Saturday, June 13, 2015

A scene from Arabian Nights

I just finished translating the following scene from The Atternen Juez Talen, taking it from MetaEnglish (stevetok) to Old English (what you call "normal" English, as if there's something normal about it), and from poetry to prose.  I hope you enjoy it.

Here's the setting:
The Atternen Ju (Eternal Jew) is an associate and agent of Shmuel HaNagid, the vizier of the king of Granada, 1039 CE. Sent as the king's emissary to Metz, he has been thrown in jail as a spy while entering Gaul from Spain. Meanwhile, back in Garnottah (Granada's old name), his wife Batkoel is having her own adventures. Here they are (but remember, this is a reflection, being told by the Eternal Jew, so the story is in his voice)...

Back in Garnottah Butkoel arises from her modest and withdrawn place in the court. Free of constraints, and walkin’ the streets, she sees the straits of women and girls. Outcast they are, downcast, domineered, and cowed. Like chattel by law and by fisty men.

Weeks and days she walks and she broods. At last, she makes a plea to the king,
“Let me start a school for girls.”
“Away with you! A woman you are and have no right to sue the king!”
But words come round to Shmuel the Prince and he sits with Butkoel, and this is her say:
“Half the people in this land have no voice. Are we nothing but cows to milk and to plow? You have cut out our tongues; why not cut off our hands? Would the king poke out his falcon's eye, or cut off a leg of his cavalry’s horse? So why do you hobble us? Give us a school. Give us the tools to think and to build, and double the worth of the land and the crown.”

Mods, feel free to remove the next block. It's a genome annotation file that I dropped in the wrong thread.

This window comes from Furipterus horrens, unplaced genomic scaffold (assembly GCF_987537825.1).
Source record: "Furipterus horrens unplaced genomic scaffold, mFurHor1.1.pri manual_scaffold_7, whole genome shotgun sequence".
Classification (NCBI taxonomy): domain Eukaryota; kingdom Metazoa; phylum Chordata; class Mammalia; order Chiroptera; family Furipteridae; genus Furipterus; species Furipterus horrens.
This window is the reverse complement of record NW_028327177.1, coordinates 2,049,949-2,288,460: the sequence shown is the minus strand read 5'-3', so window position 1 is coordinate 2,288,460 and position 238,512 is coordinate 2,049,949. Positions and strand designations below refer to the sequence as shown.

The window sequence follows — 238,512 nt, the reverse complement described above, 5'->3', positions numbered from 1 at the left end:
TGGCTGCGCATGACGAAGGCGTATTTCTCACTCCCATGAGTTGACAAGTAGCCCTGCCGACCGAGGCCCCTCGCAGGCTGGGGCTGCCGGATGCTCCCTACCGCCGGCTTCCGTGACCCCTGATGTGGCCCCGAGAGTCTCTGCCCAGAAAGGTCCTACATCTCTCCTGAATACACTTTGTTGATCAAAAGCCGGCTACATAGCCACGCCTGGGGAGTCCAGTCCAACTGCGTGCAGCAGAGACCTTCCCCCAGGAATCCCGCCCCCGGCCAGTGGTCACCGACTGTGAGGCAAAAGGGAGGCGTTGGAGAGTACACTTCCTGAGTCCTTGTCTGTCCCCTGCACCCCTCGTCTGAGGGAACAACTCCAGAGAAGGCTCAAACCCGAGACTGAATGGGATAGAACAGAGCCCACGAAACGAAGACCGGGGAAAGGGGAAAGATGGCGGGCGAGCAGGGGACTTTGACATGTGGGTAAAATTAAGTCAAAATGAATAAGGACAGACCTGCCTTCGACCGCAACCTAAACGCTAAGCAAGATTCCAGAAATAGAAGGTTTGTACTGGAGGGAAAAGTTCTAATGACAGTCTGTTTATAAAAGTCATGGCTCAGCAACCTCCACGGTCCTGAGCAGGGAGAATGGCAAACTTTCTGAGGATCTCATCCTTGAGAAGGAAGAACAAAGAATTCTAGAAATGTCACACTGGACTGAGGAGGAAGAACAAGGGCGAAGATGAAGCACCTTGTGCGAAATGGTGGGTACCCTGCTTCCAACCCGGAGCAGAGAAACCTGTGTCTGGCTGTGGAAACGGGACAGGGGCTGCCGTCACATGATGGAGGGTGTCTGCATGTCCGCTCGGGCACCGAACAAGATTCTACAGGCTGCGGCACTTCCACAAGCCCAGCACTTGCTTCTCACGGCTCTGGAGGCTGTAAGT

Times pass, then a moment comes when Shmuel is sittin' in the royal lounge chattin' with his king. “Once I sailed to a distant land where the sun was  bright and the soil rich, and everywhere orchards with fruitful trees, but the people languished, hungry and weak.”

“Strange”, says the king. “Why was this so?”
“The people must let a half of the fruit rot on the ground for bird and beast.”
“What a foolish king and a foolish law. The people should rise up and drive him out.”
“That king is you, oh honorable one!”

Then the king jumps up and furious roars, and Shmuel is sure his head will roll. But quickly, composure returns to the king.
“Surely I am not so foolish as that. My land is wealthy; the people thrive.”
“But how much more if women too could learn and work and build up the land.”

“That Jewess has captured your ear, I see. And if she catches your eye, your heart is next. But let her go out and start her school. We will quickly see that a woman’s skill is in boiling troubles and spinning lies.”
Then he leaves his vizier in a foul mood. And thus thinks Shmuel:
That’s not the last time this matter will growl and bite at me.

A school for girls is no simple thing. Where will it be and who will attend and who will teach and what texts will they use?

But who will teach? That’s a harder thing. Teachers are plentiful, but all are men, and forbidden to be alone with girls. In any case, which of them approves of girls learning to read? Probably not a single one.

And if a teacher falls from the sky where is a father who will send his girl to be more educated and learned than him? And if teachers and fathers rain from the sky where’s the rabbi, imam, and priest to agree about which holy text they will learn?

Thinking all this, Shmuel’s fears allay.
‘This episode will pass. The king will be stung by it no more.’